Recent trends suggest that Batswana respond more to certain trends that lend themselves to populist approaches to politics, particularly in election year in the last few weeks.
Populism is essentially a political approach that appeals to the general population, or ordinary people who often feel that their concerns are disregarded by the leaders. The focus in populism is the idea of “the people” as juxtaposed to “the elite”, who are often the political, economic, cultural or media establishment, frequently understood as one entity.
Most populists do not self-identify or self-designate as populist. In fact, it is usually those who study or observe politics, who identify a leadership style as populist, having observed their behaviour or interaction with the population of the country.
Populism differs, of course, from nationalism, liberalism, and socialism. The truth is that populism is often shunned, or rejected as it is frequently phrased as something to be feared. It is associated with breaching democracy. It’s use, therefore is usually pejorative. It’s acceptance robs the population of their perceived egalitarianism.
Many of us have seen and criticised populism, in both private and public. Particularly, it was a lot more apparent during the reign…oh excuse me presidency of Ian Khama.
The general discussion on populism was in an earlier Mmegi publication, in an article by Bakang Ntshingane, in which he reflects on populism in the newly established Botswana Patriotic Front.
The party was founded by Botswana’s previous president who was well known, amongst the elderly, for his blanket and food donations. Ntshingane observes that there is a conducive environment for populism with the ever-growing inequality and the high unemployment rate in the country.
The political thought leader opines that one of the characteristics of populism in Botswana in present day, is the promise of jobs, by politicians in the country.
Thinking back to the year of previous elections, the same could be said to have been true. Duma Boko’s friend, Rick Yune was denied entry into Botswana, and was listed amongst individuals who would need visas to enter the country.
This of course, infuriated many of the opposition leaders and members, with some reported to have accused the then president of treating the country as if it is his farm, over which he reserves right to entry. The purpose of Yune’s visit, was to attend the Umbrella for Democratic Change launch.
Last week, our darling country was paid a visit by Broderick Stephen Harvey (I added the first name for dramatic effect), popularly known as Steve Harvey, and now appropriated the name, Mothusi, with the understanding that his visit would help young Batswana, in need of jobs, in the creative industry.
He is reported to have brainstormed a “face beat” of sorts to one of the studios at the Mass Media Complex, with the apparent promise that with a few tweaks, two producers, two Hollywood directors, and two of his own shows, jobs will be created, and content that is finally satisfactory for Botswana Television (Btv), would be produced.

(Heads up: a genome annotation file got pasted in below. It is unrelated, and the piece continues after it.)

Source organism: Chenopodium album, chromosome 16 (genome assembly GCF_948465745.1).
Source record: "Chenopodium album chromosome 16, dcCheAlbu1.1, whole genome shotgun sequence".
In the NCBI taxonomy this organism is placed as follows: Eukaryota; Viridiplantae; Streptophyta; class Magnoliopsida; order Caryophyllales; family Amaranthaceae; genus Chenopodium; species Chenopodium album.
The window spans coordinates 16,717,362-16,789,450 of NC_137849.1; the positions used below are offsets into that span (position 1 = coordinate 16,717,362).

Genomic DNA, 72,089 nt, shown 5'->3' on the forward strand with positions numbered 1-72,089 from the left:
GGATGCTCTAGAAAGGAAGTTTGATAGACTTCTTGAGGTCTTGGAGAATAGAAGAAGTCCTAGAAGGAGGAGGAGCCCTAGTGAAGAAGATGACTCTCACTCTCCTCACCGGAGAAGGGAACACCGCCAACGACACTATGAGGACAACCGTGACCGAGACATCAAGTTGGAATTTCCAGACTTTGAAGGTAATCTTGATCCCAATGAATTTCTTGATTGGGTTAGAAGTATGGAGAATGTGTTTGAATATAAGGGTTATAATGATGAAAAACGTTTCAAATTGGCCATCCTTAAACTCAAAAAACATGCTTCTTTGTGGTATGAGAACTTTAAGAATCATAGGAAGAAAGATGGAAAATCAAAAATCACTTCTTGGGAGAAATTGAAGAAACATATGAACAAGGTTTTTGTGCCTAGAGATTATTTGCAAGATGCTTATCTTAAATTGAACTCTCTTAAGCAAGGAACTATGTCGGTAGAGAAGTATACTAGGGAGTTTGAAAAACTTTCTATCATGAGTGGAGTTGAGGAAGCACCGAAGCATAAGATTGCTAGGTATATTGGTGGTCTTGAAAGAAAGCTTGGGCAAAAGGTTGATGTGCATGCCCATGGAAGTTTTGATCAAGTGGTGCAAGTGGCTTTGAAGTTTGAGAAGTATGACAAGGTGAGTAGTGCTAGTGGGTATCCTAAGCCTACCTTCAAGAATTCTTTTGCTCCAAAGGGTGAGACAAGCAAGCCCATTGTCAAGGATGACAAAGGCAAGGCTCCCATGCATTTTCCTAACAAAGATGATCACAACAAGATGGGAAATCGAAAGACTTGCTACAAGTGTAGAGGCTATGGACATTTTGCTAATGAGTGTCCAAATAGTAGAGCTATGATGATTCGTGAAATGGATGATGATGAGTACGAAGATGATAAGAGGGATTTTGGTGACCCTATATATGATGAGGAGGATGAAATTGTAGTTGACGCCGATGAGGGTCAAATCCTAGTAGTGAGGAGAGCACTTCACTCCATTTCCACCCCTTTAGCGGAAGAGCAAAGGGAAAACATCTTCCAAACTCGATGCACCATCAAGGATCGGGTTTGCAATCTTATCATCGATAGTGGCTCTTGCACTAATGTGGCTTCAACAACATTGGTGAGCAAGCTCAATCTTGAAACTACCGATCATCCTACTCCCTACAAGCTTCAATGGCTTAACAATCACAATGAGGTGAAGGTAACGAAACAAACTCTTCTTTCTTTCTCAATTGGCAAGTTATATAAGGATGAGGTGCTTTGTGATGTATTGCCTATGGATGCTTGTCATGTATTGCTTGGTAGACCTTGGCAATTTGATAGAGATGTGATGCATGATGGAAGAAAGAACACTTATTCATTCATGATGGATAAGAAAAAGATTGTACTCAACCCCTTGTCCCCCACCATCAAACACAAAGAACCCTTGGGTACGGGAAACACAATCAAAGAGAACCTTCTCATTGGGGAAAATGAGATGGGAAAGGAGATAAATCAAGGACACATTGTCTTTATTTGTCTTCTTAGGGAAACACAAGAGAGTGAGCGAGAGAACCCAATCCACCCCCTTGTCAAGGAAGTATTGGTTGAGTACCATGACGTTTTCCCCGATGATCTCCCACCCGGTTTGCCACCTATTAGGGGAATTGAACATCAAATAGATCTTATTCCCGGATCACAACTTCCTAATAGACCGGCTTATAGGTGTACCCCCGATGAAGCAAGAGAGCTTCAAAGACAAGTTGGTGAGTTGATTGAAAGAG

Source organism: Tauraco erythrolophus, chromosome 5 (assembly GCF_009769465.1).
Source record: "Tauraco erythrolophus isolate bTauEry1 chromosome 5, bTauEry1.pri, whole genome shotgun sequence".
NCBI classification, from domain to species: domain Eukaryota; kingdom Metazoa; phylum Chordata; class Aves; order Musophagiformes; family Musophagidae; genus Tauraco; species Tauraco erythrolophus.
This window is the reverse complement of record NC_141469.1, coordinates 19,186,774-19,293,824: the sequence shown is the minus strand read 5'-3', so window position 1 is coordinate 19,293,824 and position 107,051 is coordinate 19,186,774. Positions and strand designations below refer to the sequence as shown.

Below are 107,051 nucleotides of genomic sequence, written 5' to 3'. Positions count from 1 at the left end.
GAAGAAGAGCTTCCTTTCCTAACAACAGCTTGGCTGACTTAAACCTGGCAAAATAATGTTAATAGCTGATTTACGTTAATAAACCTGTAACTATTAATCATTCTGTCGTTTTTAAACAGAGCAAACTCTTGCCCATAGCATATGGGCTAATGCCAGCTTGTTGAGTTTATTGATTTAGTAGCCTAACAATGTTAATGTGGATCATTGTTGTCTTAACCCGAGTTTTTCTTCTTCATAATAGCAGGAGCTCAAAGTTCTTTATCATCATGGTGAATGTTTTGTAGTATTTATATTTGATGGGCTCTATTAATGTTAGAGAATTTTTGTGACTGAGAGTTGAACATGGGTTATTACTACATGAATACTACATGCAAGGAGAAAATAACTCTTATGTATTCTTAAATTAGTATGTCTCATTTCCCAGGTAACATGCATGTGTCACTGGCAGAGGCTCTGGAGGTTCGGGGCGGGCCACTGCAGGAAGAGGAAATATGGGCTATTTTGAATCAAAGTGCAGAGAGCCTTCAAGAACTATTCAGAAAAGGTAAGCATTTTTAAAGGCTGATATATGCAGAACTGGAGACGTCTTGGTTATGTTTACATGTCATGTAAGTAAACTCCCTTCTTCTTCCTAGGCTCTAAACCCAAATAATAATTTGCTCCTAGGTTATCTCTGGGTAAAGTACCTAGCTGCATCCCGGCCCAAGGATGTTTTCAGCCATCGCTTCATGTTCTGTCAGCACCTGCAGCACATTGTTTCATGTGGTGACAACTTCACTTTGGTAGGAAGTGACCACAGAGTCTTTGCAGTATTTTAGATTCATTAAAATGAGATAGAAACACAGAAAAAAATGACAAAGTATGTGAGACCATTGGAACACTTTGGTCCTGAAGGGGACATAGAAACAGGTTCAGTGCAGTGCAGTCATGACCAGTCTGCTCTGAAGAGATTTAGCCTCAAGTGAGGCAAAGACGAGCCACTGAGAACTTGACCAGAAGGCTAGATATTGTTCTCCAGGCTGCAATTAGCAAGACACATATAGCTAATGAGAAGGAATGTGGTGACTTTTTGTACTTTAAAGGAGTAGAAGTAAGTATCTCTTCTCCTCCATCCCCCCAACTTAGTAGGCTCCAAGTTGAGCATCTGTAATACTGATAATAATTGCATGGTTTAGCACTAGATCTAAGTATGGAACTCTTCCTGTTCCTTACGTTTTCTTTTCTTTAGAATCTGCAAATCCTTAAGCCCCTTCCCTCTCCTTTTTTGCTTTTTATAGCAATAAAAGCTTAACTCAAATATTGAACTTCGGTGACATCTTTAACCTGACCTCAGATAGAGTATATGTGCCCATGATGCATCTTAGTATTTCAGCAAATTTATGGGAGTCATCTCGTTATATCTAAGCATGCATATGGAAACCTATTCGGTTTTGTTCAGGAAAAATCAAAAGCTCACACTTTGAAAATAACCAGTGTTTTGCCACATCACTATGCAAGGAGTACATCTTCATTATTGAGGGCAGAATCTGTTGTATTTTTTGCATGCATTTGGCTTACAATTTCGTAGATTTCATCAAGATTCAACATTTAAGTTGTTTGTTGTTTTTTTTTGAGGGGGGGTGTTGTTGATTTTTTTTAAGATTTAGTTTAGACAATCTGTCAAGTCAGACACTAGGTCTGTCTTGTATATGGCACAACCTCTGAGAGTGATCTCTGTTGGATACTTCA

I must precursor the rest of my opinion with this: I am a performing artist. In the years that I have practised art in this country, I have had the honour of meeting and interacting with hundreds of other artists.
I am certain that none of us like to struggle. We dislike the struggle to the extent that many of us have had to take other jobs in other industries or sectors, which we knew would pay more immediately.
We still hone our dream of a Botswana in which others such as ourselves, like Vee Mampeezy, will speak money language (queue the rev of a Range Rover). So when we hear that selfmade millionaire comedian, talk show host, author, and personality is coming to Botswana, we register.
I know I did! I have my confirmation in my email. It appealed to me. As a person who believes in being led by influence, myself, I absolutely love to hear testimonies of those who will make my own dreams and aspirations, that much more attainable. I was almost convinced to even leave my work for a few hours to drink from the wisdom of a man who actually seems to have made it. But…
The day before Harvey’s town hall address, while watching the news on Btv, I noticed two things: firstly that the advert on the town hall meeting ran about five times, and I could not understand why Steve wanted to “sprinkle Hollywood dust” on Botswana.
I still don’t understand. Why that dust? The second thing was that the news that day was all about the ruling party’s Members of Parliament delivering chairs to the kgotlas in their areas, or the Vice President addressing a kgotla meeting in Boteti. This peaked my suspicion. What are we buying?
Upon reflection, I realised that of course Steve Harvey coming to Botswana is a political move. I will not make assumptions of how his family holiday…pardon me…how his visit to Africa was funded. This is neither here nor there.
The fact is that our politicians deal us dreams. And we are always so ready to buy them. Whether they be blankets and pots of soup that will go down the throats of elders and soften their gullets so they fix their lips to protect an oppressive ‘leader’, or whether they be of an apparently inspirational speaker who, even when he was poor had a car to sleep in (American poverty can be a bit suspicious) – we buy dreams! That is not to say Harvey and our right now beloved Sisi-Boy will not deliver! No! It is to say, we need to be more critical in where we hang our hope in the next few months.
If Harvey had come in December, I would likely have tucked away my suspicions and went to the meeting. Right now though, and until I see the actual results, I will be one of the doubting Thomases that is just not biting that carrot!